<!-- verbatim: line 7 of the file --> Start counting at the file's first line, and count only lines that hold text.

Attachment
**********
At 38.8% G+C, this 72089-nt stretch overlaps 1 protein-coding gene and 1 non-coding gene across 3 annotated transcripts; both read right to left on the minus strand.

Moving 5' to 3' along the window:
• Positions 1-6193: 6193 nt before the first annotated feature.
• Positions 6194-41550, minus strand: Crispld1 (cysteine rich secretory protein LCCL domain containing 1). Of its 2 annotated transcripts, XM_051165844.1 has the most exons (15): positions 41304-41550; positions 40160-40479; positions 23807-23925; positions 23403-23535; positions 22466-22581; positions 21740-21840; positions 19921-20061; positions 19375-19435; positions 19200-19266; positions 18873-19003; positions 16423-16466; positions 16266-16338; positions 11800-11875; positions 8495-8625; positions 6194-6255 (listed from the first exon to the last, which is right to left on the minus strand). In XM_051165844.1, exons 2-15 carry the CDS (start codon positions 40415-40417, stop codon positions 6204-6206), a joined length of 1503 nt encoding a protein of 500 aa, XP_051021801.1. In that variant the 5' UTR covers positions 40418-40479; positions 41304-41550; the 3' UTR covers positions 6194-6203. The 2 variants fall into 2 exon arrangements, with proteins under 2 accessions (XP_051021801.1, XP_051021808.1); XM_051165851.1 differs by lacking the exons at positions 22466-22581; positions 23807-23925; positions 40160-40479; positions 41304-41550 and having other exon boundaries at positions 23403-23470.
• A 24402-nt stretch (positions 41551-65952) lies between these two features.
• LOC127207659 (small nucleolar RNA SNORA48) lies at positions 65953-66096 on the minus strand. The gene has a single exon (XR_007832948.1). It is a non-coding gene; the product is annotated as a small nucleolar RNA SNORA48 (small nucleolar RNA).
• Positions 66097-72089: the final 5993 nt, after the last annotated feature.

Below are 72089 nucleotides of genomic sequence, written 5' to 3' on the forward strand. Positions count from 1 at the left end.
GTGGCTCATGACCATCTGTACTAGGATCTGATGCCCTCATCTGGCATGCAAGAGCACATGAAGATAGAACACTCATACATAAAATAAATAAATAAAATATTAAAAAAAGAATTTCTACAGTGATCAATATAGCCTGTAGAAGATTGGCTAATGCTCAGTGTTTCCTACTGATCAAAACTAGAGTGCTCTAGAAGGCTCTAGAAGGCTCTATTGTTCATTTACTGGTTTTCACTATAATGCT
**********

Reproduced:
• Positions 66097-72089: the final 5993 nt, after the last annotated feature.